Membrane preconcentration as an efficient tool to reduce the energy consumption of perfluorohexanoic acid electrochemical treatment
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© 2018. This manuscript version is made available under the CC-BY-NC-ND 4.0 license
Separation and Purification Technology, 2019, 208, 160-168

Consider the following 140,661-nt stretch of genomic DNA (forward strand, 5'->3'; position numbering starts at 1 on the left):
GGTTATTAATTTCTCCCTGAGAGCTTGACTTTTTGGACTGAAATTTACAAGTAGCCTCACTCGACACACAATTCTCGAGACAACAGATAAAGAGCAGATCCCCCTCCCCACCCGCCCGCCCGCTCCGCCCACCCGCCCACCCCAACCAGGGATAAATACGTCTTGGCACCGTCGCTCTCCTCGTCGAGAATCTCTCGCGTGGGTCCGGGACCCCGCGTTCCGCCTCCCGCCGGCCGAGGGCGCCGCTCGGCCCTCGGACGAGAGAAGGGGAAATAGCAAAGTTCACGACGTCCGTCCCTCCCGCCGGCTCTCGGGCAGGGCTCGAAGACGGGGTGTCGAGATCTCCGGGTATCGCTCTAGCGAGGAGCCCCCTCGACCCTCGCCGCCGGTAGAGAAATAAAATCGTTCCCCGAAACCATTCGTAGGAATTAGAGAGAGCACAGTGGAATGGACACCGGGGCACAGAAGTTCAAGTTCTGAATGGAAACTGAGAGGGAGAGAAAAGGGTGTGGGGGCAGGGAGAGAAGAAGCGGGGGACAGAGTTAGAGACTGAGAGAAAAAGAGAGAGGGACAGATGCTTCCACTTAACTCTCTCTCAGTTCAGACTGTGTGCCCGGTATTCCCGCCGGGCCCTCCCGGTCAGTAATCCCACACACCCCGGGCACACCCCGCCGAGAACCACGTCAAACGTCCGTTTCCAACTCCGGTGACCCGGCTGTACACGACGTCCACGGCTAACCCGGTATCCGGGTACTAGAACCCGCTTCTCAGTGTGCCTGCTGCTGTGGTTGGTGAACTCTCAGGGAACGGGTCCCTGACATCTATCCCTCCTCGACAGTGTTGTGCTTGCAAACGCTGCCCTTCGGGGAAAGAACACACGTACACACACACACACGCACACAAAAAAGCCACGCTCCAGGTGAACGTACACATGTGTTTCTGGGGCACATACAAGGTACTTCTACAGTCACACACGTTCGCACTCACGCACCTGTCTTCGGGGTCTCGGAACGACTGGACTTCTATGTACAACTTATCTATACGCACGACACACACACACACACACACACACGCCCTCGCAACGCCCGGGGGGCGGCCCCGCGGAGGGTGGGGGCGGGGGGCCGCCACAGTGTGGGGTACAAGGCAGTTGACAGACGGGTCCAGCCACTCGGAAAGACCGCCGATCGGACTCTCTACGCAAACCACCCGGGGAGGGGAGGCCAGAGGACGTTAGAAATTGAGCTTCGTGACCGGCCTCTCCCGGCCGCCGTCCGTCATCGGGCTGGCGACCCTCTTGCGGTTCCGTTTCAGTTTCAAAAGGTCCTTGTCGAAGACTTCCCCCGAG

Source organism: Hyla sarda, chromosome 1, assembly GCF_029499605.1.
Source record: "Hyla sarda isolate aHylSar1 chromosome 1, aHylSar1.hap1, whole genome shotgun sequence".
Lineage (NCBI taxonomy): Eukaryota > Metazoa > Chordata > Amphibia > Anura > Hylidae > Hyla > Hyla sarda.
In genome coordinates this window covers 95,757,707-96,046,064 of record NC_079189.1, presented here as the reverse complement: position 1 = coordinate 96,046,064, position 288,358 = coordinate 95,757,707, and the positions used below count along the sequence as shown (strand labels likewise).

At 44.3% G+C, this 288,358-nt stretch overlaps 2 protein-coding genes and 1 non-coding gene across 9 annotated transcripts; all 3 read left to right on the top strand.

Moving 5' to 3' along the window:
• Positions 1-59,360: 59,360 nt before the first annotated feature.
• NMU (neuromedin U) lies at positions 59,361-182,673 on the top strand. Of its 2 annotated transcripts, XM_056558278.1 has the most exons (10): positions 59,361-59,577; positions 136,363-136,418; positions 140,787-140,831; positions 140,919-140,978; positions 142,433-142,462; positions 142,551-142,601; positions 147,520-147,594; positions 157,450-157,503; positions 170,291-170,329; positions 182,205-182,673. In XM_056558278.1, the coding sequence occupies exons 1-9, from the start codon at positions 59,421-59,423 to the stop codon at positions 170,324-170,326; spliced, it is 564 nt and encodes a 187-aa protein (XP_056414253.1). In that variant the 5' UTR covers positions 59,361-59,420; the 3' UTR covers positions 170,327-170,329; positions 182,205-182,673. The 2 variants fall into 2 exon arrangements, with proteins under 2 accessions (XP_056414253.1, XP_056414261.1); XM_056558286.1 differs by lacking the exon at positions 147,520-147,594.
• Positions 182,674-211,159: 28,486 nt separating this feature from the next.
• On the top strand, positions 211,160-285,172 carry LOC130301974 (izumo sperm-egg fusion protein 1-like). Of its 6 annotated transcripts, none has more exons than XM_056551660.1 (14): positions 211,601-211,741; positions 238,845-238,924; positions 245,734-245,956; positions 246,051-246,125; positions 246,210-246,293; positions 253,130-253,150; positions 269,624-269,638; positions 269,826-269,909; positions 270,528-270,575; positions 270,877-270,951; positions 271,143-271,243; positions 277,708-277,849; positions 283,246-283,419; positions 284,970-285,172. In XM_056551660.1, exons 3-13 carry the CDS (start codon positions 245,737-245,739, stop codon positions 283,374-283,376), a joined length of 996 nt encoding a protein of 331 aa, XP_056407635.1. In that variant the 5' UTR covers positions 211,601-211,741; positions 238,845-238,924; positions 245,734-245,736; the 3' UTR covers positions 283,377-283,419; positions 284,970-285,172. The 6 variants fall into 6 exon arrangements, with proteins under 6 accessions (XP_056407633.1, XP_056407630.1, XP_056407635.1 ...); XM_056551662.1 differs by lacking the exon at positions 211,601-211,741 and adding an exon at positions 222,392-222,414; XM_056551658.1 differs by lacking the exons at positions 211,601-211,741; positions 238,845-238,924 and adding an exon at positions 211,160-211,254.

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One of the key points for the large-scale implementation of electrochemical water treatment technologies lies in the need of reducing the energy consumption. The present work analyzes the removal of persistent perfluorohexanoic acid (PFHxA, 204 mg L−1) from industrial process waters using a strategy that combines membrane pre-concentration followed by electrooxidation of the concentrate. A mathematical model describing the nanofiltration (NF) system was developed and complemented with new and background experimental data of PFHxA and ion species rejections and total permeate flux through the NF270 and NF90 membranes. Similarly, the kinetics of PFHxA electrolysis on boron doped diamond anodes was determined at laboratory scale. Later, the model was used to simulate the NF-ELOX integrated process, where a commercial spiral wound unit (membrane area 7.6 m2) was implemented and the electrooxidation unit was scaled-up to pilot plant (anode area 1.05 m2). The obtained energy savings depended on a combination of the target PFHxA removal ratio at the end of the treatment train, the separation performance of the commercial membrane and the reduction of the electrolyte ohmic resistance in the electrooxidation stage, that was attained as a result of the increase of salts content in the concentrate. Only the tight NF90 membrane allowed to achieve high (99%) PFHxA removal ratios in the integrated NF-ELOX process, and the specific energy consumption was estimated at 11.6 kWh m−3, 59.2% less than when electrolysis alone was applied. Still, the electrolysis is the most energy demanding step, with 85.9% contribution to the total energy consumption. The strategy of combining membrane pre-concentration with electrochemical degradation could be extended to the treatment of other highly persistent organic compounds.